The receiver in the far-range subsystem uses a Cassegrain telescope with a 127-mm aperture and a 110-mm aperture when the shielding loss is taken into consideration. The material used for the receiver is new-technology silicon carbide (NT-SiC) developed for space applications to reduce the mass. The transmitter is equipped with a 3X expander, and the beam divergence angle after transmission is 2.4 mrad. In addition to the standard distance measurement mode, LIDAR operation modes include a dust count intended for scientific observation and an optical link to conduct optical link experiments with a satellite laser ranging (SLR) station on Earth. As of January 2021, LIDAR had taken about 7.11 million laser shots in orbit. LIDAR is also expected to play a prominent role in the next stage it is used.
4. LIDAR for the MMX mission
The MMX explorer is now under development (as of 2021) and is set for launch in 2024. Current plans call for to land on the Martian moon Phobos where it will collect samples for return to Earth. The observation range of the MMX’s LIDAR is from 100 m to 100 km with a dynamic range equivalent to Hayabusa2’s 60 dB.
For the most part, the LIDAR used for the MMX mission is the same as that used by Hayabusa2. The MMX’s LIDAR, however, features increased laser output and improved receiver circuits. As mentioned earlier, Hayabusa2’s optical system is divided in two for far distances and close distances. Now, thanks to the completion of the IC LIDARX developed by the Japan Aerospace Exploration Agency (JAXA) specifically to provide wide a dynamic range, a single optical system4) has been achieved for the upgraded LIDAR used in the MMX mission. The circuit configuration of the LIDARX is shown in Fig. 4.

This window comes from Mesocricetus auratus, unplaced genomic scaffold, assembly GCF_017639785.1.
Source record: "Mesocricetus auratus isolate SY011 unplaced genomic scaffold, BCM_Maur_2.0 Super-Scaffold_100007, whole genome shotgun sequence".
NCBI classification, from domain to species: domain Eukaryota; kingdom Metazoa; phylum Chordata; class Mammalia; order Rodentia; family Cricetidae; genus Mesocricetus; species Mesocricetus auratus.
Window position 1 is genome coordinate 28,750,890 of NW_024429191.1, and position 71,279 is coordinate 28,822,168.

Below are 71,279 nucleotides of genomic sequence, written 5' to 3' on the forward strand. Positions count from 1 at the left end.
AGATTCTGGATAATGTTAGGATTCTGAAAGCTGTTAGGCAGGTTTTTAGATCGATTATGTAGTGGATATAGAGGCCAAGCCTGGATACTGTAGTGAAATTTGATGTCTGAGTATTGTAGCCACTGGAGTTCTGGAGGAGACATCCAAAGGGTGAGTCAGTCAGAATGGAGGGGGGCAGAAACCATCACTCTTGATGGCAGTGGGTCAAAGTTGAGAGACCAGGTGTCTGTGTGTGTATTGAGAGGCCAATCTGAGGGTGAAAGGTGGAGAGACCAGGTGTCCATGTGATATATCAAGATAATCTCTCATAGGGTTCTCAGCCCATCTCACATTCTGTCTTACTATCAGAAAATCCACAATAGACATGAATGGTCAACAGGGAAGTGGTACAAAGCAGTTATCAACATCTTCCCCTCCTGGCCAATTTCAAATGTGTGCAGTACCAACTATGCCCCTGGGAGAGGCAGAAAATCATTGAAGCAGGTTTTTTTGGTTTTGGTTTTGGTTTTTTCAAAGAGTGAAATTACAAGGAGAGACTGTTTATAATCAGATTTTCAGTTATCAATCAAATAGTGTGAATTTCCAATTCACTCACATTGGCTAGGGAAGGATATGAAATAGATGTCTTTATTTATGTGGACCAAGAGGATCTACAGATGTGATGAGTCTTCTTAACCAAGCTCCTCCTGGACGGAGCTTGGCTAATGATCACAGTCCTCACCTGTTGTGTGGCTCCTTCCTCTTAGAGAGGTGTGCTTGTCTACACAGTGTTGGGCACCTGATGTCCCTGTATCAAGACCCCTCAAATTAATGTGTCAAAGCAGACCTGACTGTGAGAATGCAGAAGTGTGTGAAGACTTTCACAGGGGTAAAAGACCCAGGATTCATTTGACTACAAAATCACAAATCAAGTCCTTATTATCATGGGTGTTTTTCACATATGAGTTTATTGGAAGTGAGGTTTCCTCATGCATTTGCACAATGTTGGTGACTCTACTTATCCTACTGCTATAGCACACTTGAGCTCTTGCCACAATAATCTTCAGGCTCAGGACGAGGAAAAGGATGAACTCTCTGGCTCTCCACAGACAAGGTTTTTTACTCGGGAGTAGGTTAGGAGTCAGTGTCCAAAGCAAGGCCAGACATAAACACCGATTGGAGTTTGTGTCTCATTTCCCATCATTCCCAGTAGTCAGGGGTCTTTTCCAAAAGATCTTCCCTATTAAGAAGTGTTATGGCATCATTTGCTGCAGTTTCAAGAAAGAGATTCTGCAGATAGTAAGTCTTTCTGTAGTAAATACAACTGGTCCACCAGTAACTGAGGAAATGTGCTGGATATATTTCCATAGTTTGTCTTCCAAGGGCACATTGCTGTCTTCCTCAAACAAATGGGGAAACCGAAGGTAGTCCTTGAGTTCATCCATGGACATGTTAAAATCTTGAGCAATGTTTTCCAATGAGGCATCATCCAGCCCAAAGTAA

LIDARX is composed of a divider, an integrator, a timing detector, and a time-to-analog converter (TAC) circuit. The divider selects the appropriate amount of electric charge and divides it for APD output which varies according to the measured distance. The input electric charge is current-voltage converted by the integrator to generate leading waves. The leading waves are converted into differential waves at the differential circuit of the timing detector. The zero-cross point is detected as signal timing. The detected timing is converted to analog signals at the TAC circuit and the distance is output as analog level signals. By using the TAC circuit, high range resolution can be achieved without using a high-speed clock which is difficult to handle in a space device.